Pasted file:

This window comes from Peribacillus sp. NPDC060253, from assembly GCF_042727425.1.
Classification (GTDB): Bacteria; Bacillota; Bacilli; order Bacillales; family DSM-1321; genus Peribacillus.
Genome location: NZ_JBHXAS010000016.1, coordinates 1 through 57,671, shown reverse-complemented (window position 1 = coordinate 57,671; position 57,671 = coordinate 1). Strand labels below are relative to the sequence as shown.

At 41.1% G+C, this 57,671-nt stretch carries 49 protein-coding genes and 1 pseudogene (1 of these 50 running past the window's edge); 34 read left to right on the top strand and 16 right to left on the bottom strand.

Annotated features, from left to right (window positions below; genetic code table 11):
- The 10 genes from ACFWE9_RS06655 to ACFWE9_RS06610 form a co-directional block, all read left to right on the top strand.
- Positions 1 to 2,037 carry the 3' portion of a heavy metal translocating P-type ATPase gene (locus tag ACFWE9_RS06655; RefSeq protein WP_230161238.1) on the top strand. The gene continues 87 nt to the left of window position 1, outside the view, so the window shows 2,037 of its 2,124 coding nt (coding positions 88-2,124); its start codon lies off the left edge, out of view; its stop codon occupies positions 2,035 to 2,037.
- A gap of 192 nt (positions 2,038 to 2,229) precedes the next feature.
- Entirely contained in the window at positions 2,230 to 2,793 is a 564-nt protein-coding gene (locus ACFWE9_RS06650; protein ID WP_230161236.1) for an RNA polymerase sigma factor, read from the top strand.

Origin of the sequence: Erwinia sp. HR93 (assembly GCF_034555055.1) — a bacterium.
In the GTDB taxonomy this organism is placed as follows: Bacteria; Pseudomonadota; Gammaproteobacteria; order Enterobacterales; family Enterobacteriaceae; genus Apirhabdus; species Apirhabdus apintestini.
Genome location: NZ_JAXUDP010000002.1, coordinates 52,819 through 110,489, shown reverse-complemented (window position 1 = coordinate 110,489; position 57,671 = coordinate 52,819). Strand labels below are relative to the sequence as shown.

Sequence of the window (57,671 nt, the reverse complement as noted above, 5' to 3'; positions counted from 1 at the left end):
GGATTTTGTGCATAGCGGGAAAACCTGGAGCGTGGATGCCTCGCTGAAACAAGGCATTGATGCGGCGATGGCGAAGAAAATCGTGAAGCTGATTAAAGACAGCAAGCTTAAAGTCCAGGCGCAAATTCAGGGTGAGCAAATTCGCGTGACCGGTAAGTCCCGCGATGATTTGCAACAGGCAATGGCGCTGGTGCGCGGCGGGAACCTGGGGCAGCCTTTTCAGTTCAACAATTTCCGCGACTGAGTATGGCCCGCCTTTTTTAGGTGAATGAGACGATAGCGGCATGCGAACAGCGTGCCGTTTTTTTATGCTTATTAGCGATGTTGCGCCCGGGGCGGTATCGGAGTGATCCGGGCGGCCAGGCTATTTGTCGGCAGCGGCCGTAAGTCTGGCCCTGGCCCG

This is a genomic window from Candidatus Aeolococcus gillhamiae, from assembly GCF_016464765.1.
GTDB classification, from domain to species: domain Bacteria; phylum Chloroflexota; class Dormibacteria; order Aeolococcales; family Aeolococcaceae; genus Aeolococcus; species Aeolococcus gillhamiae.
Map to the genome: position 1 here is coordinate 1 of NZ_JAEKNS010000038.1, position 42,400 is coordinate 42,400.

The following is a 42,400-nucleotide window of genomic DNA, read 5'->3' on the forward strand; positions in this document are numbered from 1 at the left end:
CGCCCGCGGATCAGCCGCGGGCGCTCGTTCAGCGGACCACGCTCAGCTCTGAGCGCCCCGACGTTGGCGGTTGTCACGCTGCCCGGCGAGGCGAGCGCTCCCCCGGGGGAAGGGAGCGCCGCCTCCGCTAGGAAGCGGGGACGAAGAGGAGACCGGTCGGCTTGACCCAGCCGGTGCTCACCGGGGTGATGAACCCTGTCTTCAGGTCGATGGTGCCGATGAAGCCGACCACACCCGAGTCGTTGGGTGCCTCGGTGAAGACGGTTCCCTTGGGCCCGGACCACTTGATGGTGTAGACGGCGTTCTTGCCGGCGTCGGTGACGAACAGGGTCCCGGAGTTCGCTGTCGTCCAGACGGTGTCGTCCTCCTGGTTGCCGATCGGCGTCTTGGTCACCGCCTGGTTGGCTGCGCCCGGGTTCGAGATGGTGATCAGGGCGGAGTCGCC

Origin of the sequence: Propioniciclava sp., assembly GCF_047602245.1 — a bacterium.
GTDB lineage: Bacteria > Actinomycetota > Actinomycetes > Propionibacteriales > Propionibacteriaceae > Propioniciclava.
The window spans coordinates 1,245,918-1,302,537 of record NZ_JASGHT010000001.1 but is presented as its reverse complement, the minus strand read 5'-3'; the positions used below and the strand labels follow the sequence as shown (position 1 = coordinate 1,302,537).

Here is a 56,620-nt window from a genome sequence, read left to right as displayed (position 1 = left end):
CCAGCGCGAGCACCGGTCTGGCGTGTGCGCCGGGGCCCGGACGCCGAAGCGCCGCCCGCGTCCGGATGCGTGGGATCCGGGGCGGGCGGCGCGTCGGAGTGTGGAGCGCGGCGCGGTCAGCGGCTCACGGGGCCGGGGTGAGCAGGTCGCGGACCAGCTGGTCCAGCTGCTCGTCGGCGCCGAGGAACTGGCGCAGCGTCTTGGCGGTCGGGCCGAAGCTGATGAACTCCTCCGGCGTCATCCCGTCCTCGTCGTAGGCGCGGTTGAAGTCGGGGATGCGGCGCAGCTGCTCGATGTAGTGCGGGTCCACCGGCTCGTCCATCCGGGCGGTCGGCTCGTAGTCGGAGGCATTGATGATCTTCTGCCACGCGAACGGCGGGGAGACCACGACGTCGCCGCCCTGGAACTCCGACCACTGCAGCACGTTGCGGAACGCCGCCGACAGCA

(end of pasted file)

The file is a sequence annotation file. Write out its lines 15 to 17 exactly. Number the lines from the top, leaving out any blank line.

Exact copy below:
This is a genomic window from Candidatus Aeolococcus gillhamiae, from assembly GCF_016464765.1.
GTDB classification, from domain to species: domain Bacteria; phylum Chloroflexota; class Dormibacteria; order Aeolococcales; family Aeolococcaceae; genus Aeolococcus; species Aeolococcus gillhamiae.
Map to the genome: position 1 here is coordinate 1 of NZ_JAEKNS010000038.1, position 42,400 is coordinate 42,400.